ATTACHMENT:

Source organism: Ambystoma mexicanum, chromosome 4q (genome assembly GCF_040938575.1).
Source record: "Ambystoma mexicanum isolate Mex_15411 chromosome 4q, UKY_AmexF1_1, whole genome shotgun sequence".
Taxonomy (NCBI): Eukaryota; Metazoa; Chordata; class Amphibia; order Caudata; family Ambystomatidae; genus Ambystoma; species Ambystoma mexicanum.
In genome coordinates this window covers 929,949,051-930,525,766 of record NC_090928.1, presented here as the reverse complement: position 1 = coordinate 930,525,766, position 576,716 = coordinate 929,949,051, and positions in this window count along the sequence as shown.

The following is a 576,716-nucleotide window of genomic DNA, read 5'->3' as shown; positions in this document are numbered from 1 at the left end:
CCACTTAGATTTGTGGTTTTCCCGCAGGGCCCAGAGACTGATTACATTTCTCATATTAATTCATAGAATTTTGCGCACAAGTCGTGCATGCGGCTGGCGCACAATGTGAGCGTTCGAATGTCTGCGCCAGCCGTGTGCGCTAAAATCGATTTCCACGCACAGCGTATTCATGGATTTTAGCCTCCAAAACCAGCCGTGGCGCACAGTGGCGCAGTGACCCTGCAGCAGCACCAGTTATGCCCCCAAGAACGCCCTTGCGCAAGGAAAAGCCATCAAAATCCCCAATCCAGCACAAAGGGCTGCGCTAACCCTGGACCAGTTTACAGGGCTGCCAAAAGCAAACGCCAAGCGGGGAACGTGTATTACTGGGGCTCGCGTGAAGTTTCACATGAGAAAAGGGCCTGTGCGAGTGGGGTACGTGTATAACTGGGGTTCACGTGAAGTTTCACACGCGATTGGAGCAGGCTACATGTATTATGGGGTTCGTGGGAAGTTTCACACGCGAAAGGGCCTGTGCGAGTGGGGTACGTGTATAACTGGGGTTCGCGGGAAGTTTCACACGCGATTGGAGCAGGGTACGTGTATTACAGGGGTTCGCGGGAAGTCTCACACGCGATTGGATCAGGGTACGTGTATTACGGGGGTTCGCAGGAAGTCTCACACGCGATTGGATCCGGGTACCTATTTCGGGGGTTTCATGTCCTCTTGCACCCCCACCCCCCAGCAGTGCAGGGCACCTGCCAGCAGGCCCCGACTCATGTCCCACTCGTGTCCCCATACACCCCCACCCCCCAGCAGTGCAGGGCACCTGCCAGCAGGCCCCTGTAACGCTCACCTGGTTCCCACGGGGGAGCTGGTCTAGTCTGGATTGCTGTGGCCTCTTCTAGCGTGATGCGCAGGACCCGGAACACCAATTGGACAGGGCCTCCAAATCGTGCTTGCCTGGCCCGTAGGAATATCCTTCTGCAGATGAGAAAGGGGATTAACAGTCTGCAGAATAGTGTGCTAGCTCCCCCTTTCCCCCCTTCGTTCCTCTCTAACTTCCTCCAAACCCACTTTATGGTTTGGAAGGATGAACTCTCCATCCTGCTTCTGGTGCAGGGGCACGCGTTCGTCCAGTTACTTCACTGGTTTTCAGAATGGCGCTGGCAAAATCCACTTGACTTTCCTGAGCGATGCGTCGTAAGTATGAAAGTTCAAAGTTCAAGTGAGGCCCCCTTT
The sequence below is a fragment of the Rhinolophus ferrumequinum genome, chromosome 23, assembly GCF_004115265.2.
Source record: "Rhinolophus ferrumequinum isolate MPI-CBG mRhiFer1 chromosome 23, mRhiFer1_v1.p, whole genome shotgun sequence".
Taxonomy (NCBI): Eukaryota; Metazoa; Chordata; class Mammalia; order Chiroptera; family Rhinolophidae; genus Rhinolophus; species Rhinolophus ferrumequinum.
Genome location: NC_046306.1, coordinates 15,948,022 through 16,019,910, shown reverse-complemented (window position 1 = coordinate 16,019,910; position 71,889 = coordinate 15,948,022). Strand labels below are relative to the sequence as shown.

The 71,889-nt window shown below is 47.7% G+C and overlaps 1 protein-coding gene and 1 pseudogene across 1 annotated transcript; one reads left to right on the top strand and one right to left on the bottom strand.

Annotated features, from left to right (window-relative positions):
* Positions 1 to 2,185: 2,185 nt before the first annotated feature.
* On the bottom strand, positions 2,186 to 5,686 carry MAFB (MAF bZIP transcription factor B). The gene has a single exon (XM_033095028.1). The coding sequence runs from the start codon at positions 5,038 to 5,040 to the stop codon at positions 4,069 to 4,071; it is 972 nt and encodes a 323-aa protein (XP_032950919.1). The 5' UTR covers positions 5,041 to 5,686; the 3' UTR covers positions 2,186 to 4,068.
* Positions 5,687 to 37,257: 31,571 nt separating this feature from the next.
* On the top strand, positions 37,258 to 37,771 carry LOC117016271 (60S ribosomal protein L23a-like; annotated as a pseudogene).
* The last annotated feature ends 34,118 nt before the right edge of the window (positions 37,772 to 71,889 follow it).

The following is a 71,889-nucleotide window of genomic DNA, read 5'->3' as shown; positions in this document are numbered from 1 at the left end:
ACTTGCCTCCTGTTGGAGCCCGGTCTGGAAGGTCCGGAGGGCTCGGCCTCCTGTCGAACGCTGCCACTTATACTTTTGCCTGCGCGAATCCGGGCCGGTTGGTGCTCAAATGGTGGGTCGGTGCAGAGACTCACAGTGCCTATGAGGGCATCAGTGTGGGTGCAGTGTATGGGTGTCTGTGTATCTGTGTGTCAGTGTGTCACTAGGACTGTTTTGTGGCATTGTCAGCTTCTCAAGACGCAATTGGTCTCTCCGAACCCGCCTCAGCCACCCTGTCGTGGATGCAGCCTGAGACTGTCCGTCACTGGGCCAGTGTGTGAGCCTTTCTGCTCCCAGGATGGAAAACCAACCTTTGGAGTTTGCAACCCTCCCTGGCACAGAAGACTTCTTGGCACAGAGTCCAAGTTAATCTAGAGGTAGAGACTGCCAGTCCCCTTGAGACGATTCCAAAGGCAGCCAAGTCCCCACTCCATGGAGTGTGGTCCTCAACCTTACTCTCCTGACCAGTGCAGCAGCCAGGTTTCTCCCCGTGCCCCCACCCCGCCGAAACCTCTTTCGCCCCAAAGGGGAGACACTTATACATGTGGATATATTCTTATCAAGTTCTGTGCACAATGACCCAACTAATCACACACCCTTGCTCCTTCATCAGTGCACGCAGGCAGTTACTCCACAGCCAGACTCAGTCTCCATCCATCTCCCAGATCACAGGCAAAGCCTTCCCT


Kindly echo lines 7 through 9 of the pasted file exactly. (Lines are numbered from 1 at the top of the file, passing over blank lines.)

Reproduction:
The sequence below is a fragment of the Rhinolophus ferrumequinum genome, chromosome 23, assembly GCF_004115265.2.
Source record: "Rhinolophus ferrumequinum isolate MPI-CBG mRhiFer1 chromosome 23, mRhiFer1_v1.p, whole genome shotgun sequence".
Taxonomy (NCBI): Eukaryota; Metazoa; Chordata; class Mammalia; order Chiroptera; family Rhinolophidae; genus Rhinolophus; species Rhinolophus ferrumequinum.